RELATED: It Ain't Easy Being a 'Community' Fan
8. Annie's Boobs: Animal Practice was cancelled, so AB will be back and more mischievous than ever at some point this season... probably when we least expect it.
9. Pierce's Exit: The end of the season will find the gang Pierce-less, once and for all. Chase's issue with the show (Harmon in particular) have weighed heavy for years now, so we're excited to see the shifting dynamic without him.
10. Dan Harmon: The man himself still wants you to watch it. Yes, he has little (err, probably nothing) to do with Community 2.0, but he created this world and still wants it to be successful. Port and Guarascio know this, and have done everything in their power to honor his vision. Nobody wants to make a fan base this rabid unhappy, so don't expect a dramatic shift in tone.
Community premieres Thursday, Feb. 7 at 8PM on NBC.
Follow Shaunna on Twitter @HWShaunna
[PHOTO CREDIT: Jordin Althaus/NBC]
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A great cast can be a powerful weapon. In the case of the new family dramedy The Oranges it's the saving grace.
The formula for a quirky suburban dissection is on full display in the feature from TV veteran Julian Farino and first-time writers Ian Helfer and Jay Reiss which follows two best friend couples Terry and Carol Ostroff (Oliver Platt and Allison Janney) and David and Paige Walling (Hugh Laurie and Catherine Keener) whose BFF relationship implodes when David strikes up a romance with the Ostroff's daughter Nina (Leighton Meester). The scandalous affair lights a fire under the well-to-do New Jersey families and when David realizes that his connection with Nina is deeper than just a one night stand their white picket fence lives completely crack.
Even with a divisive subject matter (to follow love or to stick with family?) The Oranges floats by without much edge. David and Nina's romance begins with passion but is entirely void of sexual fire. As it evolves they become complacent and boring — everything David hated about his first marriage. That would be a great twist but The Oranges isn't satire. The conflict comes with the scowling world around the unlikely pair the Ostroff's distraught over their daughter's choices Paige off exploring other options for her own now-single life and David's daughter Vanessa (Alia Shawkat) juggling her own aimless path as a furniture designer. For a risky life choice David and Nina's decision to declare their love for one another doesn't come with many repercussions even in the "squeaky clean" land of Jersey.
But the cast turns The Oranges into one to watch. Laurie has a life beyond the uptight Dr. House playing David as a compassionate conflicted acceptedly selfish man. It's easy to see why he falls for Meester's Nina who isn't simply a 20-something with an interest in older guys. They both see qualities in each other that are apparent to the audience and they play it with energy not present in the material. There's a been-there-done-that feeling to Platt and Janney in The Oranges but only because they're continually perfect as the hilarious overbearing parents. Sadly Keener goes to waste; another indie vet she spends most of the time of screen until one momentous outburst that arrives without build up.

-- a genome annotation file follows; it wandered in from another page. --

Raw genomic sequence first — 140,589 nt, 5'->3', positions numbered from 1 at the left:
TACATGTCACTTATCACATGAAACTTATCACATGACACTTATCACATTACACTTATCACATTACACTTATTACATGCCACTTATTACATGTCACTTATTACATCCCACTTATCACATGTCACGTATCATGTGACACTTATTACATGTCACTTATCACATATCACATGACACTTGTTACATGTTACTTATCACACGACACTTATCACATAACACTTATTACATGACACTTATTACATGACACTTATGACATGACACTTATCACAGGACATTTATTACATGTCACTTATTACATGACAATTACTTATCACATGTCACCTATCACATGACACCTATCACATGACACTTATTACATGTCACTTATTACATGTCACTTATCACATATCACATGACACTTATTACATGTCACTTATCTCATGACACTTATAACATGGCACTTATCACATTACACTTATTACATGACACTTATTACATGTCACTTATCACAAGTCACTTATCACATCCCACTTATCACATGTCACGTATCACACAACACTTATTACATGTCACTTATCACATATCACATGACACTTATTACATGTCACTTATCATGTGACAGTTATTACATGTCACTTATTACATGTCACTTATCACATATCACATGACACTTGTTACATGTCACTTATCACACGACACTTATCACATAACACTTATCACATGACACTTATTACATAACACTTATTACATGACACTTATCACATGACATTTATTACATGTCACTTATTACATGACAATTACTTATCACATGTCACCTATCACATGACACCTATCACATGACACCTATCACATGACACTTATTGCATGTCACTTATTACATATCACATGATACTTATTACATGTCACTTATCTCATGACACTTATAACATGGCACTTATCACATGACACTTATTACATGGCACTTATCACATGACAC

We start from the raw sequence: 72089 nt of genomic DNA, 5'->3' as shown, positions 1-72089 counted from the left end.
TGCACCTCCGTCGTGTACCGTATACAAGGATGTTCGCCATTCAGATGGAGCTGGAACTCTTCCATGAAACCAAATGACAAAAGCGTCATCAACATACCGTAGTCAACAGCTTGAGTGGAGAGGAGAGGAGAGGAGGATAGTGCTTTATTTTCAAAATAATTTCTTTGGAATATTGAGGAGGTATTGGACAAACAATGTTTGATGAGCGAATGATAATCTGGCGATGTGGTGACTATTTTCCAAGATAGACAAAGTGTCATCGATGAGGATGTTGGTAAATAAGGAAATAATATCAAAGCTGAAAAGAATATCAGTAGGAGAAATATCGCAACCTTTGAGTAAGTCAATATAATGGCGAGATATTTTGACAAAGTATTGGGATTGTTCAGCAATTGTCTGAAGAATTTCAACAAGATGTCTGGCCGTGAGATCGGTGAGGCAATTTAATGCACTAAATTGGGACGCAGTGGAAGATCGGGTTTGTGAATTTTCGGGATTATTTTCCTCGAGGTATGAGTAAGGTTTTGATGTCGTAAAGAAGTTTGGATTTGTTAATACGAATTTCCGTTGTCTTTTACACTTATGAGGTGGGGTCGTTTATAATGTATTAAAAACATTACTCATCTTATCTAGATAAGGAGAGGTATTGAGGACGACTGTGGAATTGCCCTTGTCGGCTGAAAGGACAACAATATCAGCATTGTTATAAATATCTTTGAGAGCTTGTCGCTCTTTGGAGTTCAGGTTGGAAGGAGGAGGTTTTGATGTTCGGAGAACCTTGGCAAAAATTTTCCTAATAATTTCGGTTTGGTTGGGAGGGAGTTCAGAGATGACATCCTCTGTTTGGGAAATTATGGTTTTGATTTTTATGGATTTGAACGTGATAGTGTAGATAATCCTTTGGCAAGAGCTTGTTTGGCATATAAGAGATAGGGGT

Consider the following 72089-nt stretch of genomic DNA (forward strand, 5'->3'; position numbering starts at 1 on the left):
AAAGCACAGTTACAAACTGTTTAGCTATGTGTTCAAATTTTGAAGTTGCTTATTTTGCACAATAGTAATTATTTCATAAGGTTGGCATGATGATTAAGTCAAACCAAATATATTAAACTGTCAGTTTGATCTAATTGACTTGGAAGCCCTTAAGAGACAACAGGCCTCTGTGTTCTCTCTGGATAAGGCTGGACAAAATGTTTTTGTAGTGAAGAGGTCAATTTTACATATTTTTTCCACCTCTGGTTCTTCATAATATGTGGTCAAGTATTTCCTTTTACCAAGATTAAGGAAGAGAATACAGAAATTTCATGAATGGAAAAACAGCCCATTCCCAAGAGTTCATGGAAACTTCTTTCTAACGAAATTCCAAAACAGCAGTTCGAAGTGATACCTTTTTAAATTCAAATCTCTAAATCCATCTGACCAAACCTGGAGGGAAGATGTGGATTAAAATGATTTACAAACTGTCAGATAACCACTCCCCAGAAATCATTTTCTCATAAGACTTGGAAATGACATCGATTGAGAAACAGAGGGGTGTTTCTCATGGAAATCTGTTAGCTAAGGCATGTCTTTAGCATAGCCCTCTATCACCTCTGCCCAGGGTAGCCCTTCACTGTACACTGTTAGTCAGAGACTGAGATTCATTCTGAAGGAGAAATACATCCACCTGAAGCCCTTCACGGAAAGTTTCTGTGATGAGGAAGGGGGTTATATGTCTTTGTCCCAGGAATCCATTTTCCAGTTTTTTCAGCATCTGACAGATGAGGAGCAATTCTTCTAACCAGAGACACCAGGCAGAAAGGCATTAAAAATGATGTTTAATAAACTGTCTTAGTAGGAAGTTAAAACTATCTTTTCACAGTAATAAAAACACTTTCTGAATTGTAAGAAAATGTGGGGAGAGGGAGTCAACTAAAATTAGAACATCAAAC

Farino adeptly directs The Oranges and avoids the eye-rolling tropes that go hand and hand with movies of this nature (I'm looking at you head-on shots featuring Linus-like characters moping about). He knows how to let his actors play and when you have a man like Laurie in the lead that's a must. The movie never peels back the rhine to find something new to say about the 'burbs but with great actors in tow The Oranges rises above the lookalikes.
February 09, 2010 4:09am EST
Hugh Laurie is reportedly in discussions to play the lead role in Oranges, a dark dramatic comedy about an older man who has an affair with the daughter of a family friend.
Also said to be circling the project, according to The Los Angeles Times' 24 Frames blog, are Leighton Meester and Mila Kunis. If Meester were to play Laurie's lover, it would be a fitting denouement to a role she had on an early episode of House, wherein she played a girl obsessed with Laurie's curmudgeon/genius diagnostician.
24 Frames notes that the Oranges script, by Jay Reiss and Ian Helfer, landed at No. 2 on the Black List back in 2008. Produced by Anthony Bregman, the film is being financed by Glen Basner's Film Nation and Leslie Urdang's Olympus Pictures.
Laurie, little known to mass US audiences before becoming Dr. Gregory House on the Fox TV show, has had several supporting film roles and, contrary to the LAT blog's contention that he has never carried a film, starred in UK cult favorite Maybe Baby opposite Joely Richardson in 2000 (OK, it wasn’t a “Hollywood” film…).
That project was written and directed by Ben Elton (with whom Laurie worked back in the Blackadder days) with some scenes directed by Laurie himself.
Meanwhile, both Meester and Kunis appear opposite each other in the upcoming comedy Date Night, which stars Steve Carell and Tina Fey.